Controller
An electric motorcycle's controller is akin to a gas bike's fuel injection system. It precisely "meters" the flow of electricity from the battery to the motor according to the action of the rider's throttle and surrounding conditions, via a sophisticated map algorithm.
High efficiency, 420 amp, 3-phase brushless controller with re-generative decelerationHigh efficiency, 420 amp, 3-phase brushless controller with re-generative deceleration
Power system
Est. pack life to 80% (city)

This represents the expected life of the power pack, to 80% of its original capacity, when the motorcycle is ridden according to the EPA's "city" UDDS duty cycle. An electric motorcycle can continue to function perfectly normal with a power pack that has lost over 20% of its original capacity. The only certain change will be a reduction in maximum range.

The Formula:
Estimated pack life (miles / km) = (EPA UDDS range) * (cycle-life rating of the battery) * (90%, to account for 20% linear capacity loss over this rated life)

78,000 miles (126,000 km)156,000 miles (252,000 km)
Power pack Z-Force™ Li-Ion intelligent modularZ-Force™ Li-Ion intelligent modular
Max capacity

Maximum capacity tends to be the electric vehicle industry’s choice for reporting the maximum amount of energy that can be stored in a vehicle’s power pack.

About kWh : Where gasoline vehicles use gallons, electric vehicles frequently use kilowatt hours (kWh) to measure the total possible ‘fuel’ or energy storage capacity.

The Formula:
Maximum kWh = (# of cells) * (cell Amp-hour capacity rating) * (cell max voltage rating)

2.8 kWh5.7 kWh
Nominal capacity

Nominal capacity is the most accurate measure of the amount of usable energy that can be stored in a vehicle’s power pack. It differs from maximum capacity because it is calculated using an average voltage that is more often ‘the norm’ rather than a maximum which is rarely seen.

About kWh: Where gasoline vehicles use gallons, electric vehicles frequently use kilowatt hours (kWh) to measure the total possible ‘fuel’ or energy storage capacity.

The Formula:
Nominal kWh = (# of cells) * (cell Amp-hour capacity rating) * (cell nominal voltage rating)

2.5 kWh5.0 kWh
Charger type 650 W, integrated650 W, integrated
Charge time (standard) 4.1 hours (100% charged) / 3.7 hours (95% charged)7.8 hours (100% charged) / 7.4 hours (95% charged)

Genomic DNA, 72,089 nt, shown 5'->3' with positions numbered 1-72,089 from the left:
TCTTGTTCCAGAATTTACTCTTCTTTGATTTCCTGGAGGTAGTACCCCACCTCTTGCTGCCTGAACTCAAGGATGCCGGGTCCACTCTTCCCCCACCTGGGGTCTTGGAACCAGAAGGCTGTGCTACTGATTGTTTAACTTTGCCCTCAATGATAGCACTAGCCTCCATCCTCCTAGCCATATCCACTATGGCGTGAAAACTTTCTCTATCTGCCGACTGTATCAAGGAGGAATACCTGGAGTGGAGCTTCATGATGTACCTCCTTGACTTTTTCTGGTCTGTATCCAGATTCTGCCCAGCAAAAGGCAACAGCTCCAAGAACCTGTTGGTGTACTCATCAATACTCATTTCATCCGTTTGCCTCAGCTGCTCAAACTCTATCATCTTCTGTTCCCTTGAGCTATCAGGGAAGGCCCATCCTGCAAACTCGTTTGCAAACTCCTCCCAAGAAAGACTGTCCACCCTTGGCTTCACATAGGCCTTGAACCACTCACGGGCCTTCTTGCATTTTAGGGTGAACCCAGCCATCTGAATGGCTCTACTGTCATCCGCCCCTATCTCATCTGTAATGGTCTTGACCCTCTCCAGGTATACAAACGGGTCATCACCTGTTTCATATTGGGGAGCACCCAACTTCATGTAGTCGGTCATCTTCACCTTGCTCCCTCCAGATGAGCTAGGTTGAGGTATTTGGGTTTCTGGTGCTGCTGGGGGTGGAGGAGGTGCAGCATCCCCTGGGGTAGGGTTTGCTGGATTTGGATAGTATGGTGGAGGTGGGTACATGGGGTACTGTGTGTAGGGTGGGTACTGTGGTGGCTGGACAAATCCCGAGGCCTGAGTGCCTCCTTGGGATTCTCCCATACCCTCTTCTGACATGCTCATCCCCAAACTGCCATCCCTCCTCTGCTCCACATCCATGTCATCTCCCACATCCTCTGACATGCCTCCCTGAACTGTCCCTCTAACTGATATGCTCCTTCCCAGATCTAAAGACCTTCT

Quick 2x charger time (accessory)

Zero's scalable "quick charge" accessory offerings allow customers to acquire as many as three standalone chargers (in addition to the existing on-board unit) for up to a ~75% reduction in charge time depending on the model and year.

Please keep in mind that most household electricity circuits are rated to 110V/15A, which can only support a single charger. As a result, in order to make use of Zero's quick-charge accessories, you must plug each charger into a separate 110V/15A circuit. If connecting to any other, higher-rated household circuit, you must make sure it can safely support the load of each of Zero's 1,200W input chargers.

1.9 hours (100% charged) / 1.4 hours (95% charged)3.3 hours (100% charged) / 2.8 hours (95% charged)
Input Standard 110 V or 220 VStandard 110 V or 220 V
Drivetrain
Transmission Clutchless direct driveClutchless direct drive
Final drive 132T / 25T, Poly Chain® GT® Carbon™ belt132T / 25T, Poly Chain® GT® Carbon™ belt
Chassis / Suspension / Brakes
Front suspension 38mm inverted, forks with adjustable compression and rebound damping38mm inverted, forks with adjustable compression and rebound damping
Rear suspension Remote reservoir shock with adjustable spring preload, compression and rebound dampingRemote reservoir shock with adjustable spring preload, compression and rebound damping
Front suspension travel
Wheel travel, measured along fork-line.
9.44 in (240 mm)9.44 in (240 mm)
Rear suspension travel
Wheel travel, measured perpendicular to ground.
8.94 in (227 mm)8.94 in (227 mm)